Their cries may recall those long summer days at the beach, but seagulls that flock together can be pretty pesky, even bad for our health.
To keep them at bay, people have come up with deterrents ranging from superpowered squirt guns to sheepdogs, with varying levels of success.
Gulls—particularly the few species we call "seagulls" that venture over open ocean—are regulars at trash dumps, beaches, and boardwalks, and for good reason. "I watched a couple at the beach the other day throwing food to the gulls directly under the 'do not feed the seagulls' sign," says master falconer Adam Chavez, whose company uses raptors for gull abatement. "No wonder the birds show up."
Once they show up, these intelligent birds stick around. "Here are animals that can adapt quickly, learn, and take advantage of a resource while its available," says Andrew Farnsworth of Cornell's Ornithology Lab. "Unlike for most wild animals, we've actually expanded their habitat and food sources with our behavior. Gulls are excellent opportunists and will keep coming back if they find something good."
The birds aren't just annoying beachgoers by dive-bombing boardwalks to snag French fries. They can be a real safety threat when they nest and fly around airports (think bird strikes). Plus, wherever they go, they poop. And they can spread disease.
Microbiologist Elizabeth Wheeler Alm and colleagues at Central Michigan University recently found that in the Great Lakes region, where gull populations have been growing by 10 percent a year since the 1970s, the birds bring bacteria such as Salmonella and Campylobacter and protozoa such as Cryptosporidium and Giardia to beaches. "For some beaches they've been implicated as the primary source of E. coli," says Alm. (That bacteria's presence can indicate a sewage leak, so it confuses water quality tests when it comes from birds.)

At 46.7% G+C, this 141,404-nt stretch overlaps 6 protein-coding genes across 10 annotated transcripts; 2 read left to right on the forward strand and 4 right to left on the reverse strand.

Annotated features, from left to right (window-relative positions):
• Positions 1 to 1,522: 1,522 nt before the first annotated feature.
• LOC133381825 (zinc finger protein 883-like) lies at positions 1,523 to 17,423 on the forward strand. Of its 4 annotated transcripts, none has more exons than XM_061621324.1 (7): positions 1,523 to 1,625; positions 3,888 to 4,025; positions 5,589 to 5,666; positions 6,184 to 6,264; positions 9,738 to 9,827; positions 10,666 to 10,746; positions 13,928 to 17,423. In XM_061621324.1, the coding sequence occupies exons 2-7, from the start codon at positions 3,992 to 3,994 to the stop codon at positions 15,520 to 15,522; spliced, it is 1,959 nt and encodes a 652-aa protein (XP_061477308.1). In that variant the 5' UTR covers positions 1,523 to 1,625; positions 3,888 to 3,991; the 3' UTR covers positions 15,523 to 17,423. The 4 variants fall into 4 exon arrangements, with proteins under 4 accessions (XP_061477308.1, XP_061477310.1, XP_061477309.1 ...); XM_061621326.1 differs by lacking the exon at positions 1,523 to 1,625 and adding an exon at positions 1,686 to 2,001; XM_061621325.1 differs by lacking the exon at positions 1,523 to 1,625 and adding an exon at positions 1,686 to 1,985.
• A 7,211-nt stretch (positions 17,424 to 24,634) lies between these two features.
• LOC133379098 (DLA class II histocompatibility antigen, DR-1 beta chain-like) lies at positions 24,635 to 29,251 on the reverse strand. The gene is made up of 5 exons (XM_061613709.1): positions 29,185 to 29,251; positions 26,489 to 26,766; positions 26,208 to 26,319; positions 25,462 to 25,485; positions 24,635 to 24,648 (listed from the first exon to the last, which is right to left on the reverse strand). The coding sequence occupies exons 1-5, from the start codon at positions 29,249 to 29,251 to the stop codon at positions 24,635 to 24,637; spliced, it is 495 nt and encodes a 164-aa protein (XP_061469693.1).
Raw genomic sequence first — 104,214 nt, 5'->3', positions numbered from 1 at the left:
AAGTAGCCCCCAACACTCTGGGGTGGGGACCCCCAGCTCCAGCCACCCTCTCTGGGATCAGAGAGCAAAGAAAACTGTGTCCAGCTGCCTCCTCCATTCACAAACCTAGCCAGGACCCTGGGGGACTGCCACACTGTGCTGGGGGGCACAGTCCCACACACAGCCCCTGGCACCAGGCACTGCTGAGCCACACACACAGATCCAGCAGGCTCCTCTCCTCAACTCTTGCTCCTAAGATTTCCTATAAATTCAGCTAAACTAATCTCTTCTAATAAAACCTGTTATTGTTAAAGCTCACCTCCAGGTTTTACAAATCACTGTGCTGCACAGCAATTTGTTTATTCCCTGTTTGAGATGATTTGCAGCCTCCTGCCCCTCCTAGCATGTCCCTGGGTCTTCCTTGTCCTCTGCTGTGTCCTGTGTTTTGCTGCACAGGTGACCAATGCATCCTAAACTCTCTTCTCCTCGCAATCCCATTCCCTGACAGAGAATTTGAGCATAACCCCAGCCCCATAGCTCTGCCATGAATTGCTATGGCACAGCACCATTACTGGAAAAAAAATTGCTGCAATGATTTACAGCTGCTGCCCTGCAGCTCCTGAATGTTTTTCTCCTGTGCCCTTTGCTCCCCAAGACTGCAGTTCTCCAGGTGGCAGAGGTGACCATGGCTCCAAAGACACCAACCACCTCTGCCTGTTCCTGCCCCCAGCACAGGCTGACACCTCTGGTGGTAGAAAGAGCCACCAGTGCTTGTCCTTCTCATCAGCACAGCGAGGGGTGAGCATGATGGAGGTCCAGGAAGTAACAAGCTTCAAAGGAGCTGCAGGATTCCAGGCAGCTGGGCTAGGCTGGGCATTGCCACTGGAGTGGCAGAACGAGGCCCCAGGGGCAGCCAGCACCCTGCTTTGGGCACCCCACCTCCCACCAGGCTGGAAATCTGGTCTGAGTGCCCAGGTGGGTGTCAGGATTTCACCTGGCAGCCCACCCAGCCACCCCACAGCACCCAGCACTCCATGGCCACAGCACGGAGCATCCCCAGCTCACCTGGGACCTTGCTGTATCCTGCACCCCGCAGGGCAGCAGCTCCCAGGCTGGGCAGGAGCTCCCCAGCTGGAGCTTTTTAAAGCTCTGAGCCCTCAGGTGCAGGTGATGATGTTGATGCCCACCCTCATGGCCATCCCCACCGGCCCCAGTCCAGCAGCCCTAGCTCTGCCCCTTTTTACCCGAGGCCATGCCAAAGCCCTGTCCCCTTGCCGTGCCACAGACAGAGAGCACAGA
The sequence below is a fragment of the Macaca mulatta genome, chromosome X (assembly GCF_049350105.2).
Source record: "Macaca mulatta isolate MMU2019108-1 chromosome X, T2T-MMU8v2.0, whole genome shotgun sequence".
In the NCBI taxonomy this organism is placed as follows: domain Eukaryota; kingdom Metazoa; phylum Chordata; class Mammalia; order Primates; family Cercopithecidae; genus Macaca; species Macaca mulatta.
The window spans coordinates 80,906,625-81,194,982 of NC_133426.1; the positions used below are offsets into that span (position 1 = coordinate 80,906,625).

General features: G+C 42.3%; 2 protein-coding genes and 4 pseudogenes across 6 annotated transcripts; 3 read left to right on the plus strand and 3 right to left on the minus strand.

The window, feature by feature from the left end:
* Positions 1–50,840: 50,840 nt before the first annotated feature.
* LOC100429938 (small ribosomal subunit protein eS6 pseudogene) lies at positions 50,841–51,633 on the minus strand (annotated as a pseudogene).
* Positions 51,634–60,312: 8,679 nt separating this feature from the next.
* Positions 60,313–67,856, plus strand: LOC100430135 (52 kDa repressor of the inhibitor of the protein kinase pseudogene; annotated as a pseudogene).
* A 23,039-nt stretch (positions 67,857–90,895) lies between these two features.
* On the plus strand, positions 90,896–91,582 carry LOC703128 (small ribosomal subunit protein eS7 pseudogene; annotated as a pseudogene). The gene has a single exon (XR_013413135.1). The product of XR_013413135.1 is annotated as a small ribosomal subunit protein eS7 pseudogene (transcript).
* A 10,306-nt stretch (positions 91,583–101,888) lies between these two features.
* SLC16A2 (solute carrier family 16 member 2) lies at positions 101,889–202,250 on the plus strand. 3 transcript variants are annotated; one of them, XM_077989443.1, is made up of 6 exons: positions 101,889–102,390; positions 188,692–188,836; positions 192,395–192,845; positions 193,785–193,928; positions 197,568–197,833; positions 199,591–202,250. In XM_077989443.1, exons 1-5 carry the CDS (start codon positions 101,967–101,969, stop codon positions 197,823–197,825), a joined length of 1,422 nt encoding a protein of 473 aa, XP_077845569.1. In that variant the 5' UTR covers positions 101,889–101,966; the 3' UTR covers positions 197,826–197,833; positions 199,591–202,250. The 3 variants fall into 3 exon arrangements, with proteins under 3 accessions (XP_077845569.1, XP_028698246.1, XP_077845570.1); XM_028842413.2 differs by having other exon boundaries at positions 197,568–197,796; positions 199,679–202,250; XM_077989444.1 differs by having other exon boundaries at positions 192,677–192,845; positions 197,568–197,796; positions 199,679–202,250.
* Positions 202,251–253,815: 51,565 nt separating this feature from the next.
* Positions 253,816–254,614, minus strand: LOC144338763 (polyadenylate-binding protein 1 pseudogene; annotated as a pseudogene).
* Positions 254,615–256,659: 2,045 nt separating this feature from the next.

Our throwaways draw them, says Farnsworth. "The only real way to keep them away is to change how we discard things."
But we aren't likely to alter our behavior enough to send gulls packing. Perhaps we could minimize overflowing boardwalk bins and the number of people who feed wildlife, but gulls also loiter around such vital areas as farms, vineyards, and orchards. And where there are people, there will be landfills—a favorite for the scavengers.
Here are ten alternative methods—costing anywhere from a few bucks for shiny tape to thousands for heavy electronics—that promise to keep the gulls away. A combination of tools often works best. The trouble with most techniques, says Farnsworth, is that "gulls become acclimated to things that don't have real consequences." And that means they'll be back.
Sheepdogs are the newest tool in the anti-gull lineup. As part of their recent research, Alm and colleagues showed that a sheepdog with a handler walking a 200-meter stretch of beach can, by continually chasing the birds off, reduce gull numbers by up to 99 percent. Patrolling with a dog at peak gull hours—early morning and early evening—made the effort more efficient. "Beaches [using this technique] could tailor gull harassment to their own populations, targeting times of day when gulls are most numerous," she says. (No birds are killed by this method.)